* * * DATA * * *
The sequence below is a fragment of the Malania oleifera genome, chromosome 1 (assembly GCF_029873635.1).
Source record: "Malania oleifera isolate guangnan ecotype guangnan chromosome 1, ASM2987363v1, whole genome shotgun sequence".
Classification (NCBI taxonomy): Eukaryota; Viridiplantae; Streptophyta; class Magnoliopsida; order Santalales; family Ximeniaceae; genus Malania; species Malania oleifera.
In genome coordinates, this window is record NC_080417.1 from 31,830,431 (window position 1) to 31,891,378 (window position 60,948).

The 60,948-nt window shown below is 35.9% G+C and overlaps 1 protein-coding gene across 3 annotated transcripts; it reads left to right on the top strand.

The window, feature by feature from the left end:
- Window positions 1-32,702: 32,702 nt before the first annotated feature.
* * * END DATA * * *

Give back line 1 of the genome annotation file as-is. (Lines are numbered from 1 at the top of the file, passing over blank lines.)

The sequence below is a fragment of the Malania oleifera genome, chromosome 1 (assembly GCF_029873635.1).